“Ten Symbols of Christmas,” New Era, December 2017
With all the hype of the holidays, you’re sure to see Christmas decorations everywhere. It’s a huge part of celebrating Christmas! But have you ever thought about how some of those traditional decorations can help us get in touch with the true spirit of the season? If we look at them in the right way, we can allow them to help us remember Jesus Christ in our Christmas celebrations as Christians have done for centuries.
Photographs by Getty Images
It’s hard to go anywhere during Christmas without seeing stars hanging from street lamps or sitting on top of Christmas trees. The star is one of the most recognizable symbols of the holiday. It represents the star that appeared in the sky when Jesus Christ was born. Five years before Jesus was born, Samuel the Lamanite prophesied of the signs of the Savior’s birth, including the appearance of a bright new star (see Helaman 14:5). The star led the Wise Men to Jesus (see Matthew 2:2) and reminds us to follow the light of the Savior just as the Wise Men followed the light of the star to find Him.
Elder David A. Bednar of the Quorum of the Twelve Apostles has taught: “Many of our memorable and enduring Christmas traditions include different kinds of lights—lights on trees, lights in and on our homes, candles on our tables. May the beautiful lights of every holiday season remind us of Him who is the source of all light.”1 Christmas lights can remind us that Jesus Christ is the Light of the World. They can also remind us to be lights to others and to help others come unto Christ.
For centuries, candles have brought brightness and warmth to the season. Candles can also represent the light of the star that appeared at the birth of the Savior, and like other lights, remind us that He is the Light of the World. Did you know candles were often used to decorate Christmas trees before electric lights were invented?
Even before Christ’s birth, trees that stayed green all year long carried special meaning for people. A green, thriving tree in the dead of winter reminded people of hope and new life. Because of Jesus Christ, we can have everlasting life (see 3 Nephi 5:13), so we can choose to see the evergreen tree as a natural symbol of Him and His gift to us.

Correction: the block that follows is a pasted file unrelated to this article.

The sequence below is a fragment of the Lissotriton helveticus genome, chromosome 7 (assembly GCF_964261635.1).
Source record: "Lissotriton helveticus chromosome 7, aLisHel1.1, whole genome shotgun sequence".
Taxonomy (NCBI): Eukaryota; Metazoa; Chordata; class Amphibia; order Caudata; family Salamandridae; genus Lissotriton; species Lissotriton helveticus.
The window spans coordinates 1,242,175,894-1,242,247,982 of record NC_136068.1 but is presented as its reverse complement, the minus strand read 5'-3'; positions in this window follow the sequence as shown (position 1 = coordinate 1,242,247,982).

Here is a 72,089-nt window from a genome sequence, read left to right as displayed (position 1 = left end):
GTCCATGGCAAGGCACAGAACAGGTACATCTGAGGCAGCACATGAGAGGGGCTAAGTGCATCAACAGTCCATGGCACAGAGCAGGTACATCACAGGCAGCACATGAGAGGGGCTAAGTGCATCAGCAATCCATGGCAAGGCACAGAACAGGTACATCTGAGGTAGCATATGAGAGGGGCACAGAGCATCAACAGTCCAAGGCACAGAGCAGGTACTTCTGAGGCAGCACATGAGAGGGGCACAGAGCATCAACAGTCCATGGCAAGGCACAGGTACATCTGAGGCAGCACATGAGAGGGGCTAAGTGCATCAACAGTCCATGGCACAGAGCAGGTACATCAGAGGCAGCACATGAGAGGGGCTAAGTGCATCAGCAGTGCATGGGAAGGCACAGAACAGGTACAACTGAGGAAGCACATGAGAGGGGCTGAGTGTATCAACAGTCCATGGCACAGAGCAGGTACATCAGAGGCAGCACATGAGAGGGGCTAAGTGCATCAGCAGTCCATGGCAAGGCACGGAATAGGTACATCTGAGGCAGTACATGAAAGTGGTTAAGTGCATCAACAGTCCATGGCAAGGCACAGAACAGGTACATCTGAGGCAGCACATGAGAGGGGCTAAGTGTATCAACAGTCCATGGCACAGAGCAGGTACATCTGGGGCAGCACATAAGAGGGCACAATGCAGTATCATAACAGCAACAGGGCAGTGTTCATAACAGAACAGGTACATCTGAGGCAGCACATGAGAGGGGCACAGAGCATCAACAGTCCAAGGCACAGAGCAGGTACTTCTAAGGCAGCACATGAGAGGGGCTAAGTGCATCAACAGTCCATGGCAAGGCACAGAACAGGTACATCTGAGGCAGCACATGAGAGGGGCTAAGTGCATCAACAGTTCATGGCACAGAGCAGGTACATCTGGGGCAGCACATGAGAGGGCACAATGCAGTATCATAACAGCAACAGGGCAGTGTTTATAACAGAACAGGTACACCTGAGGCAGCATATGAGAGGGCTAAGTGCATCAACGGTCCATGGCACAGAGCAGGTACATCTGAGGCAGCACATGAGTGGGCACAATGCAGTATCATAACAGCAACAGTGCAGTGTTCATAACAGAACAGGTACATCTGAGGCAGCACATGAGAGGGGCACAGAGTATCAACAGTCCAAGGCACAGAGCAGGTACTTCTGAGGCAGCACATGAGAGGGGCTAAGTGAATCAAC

The poinsettia originates from Mexico, and like the evergreen tree, it is a plant that thrives during the winter and symbolizes new life. But it doesn’t stop there! Their shape resembles a star, like the one that led the Wise Men to Jesus. Red poinsettias can remind us of the blood that Christ spilled for us. Elder Neal A. Maxwell (1926–2004) of the Quorum of the Twelve Apostles taught, “Having bled at every pore, how red [Christ’s] raiment must have been in Gethsemane, how crimson that cloak!”2 white poinsettias can symbolize His purity (see Moroni 7:48).
Because its red berries and prickly green leaves last all year round, holly is used as a Christmas decoration all over the world. The sharp edges of the holly leaf can remind us of the crown of thorns placed on the Savior’s head (see Matthew 27:29). The red holly berry can remind us of His blood shed for all of us. Christians have long seen these symbols. In fact, in some Scandinavian languages, the word for holly is “Christ-thorn.”
Traditionally, wreaths are made of evergreens such as pine branches or holly. Their circular shape can represent eternity (see D&C 35:1). Wreaths hung on doors or in windows are like a symbolic invitation for the spirit of Christmas to fill our homes with the joy of the season.
For centuries, bells have been rung to announce the arrival of the Christmas season. They can symbolize the announcement of the birth of Christ when angels in heaven praised God and declared, “Glory to God in the highest, and on earth peace, good will toward men” (Luke 2:14).
Perhaps a better name for the candy cane is “candy crook.” They can remind us of the staffs carried by the shepherds who visited the baby Jesus. During Christ’s time, a shepherd’s staff often had a crook, or bend, at the top that was used to hook sheep by the neck to gently lead them to food or water or to protect them from harm. As you enjoy a candy cane, remember that Jesus Christ is the Good Shepherd (see John 10:11, 14). If we choose to follow Him, He will gently lead us to safety and peace.
If you think about it, it’s a bit strange for someone to put goodies in your old sock. But like many Christmas traditions, the tradition of Christmas stockings comes from an old legend. A long time ago (so the story goes), a poor man had three daughters and couldn’t afford to give them a dowry (money or goods given to the groom’s family by the bride’s family). In those days, it was very hard for a woman to get married without a dowry. A Christian bishop named Nicholas heard about the problem and wanted to help, but the man refused to accept money. One night, Nicholas threw three balls made of pure gold in through the open window of the man’s house. Each one landed in a stocking hung by the fire to dry. The next morning, each daughter found a gold ball in her stocking. With this bounty, they were all able to get married. Stockings can remind us of the importance of service. The greatest example of service is Jesus Christ. He always “went about doing good” (Acts 10:38). Take some time to think about the Savior’s selfless acts of service. How can you give Christlike service and show kindness to others?
Christmas is the season of giving.Remember the Wise Men who came to see Jesus? They “presented unto him gifts; gold, and frankincense, and myrrh” (Matthew 2:11), but the greatest gift of all came from our Heavenly Father: “For God so loved the world, that he gave his only begotten Son, that whosoever believeth in him should not perish, but have everlasting life” (John 3:16). As you open your brightly wrapped presents on Christmas morning, remember that the Savior is the true gift of Christmas.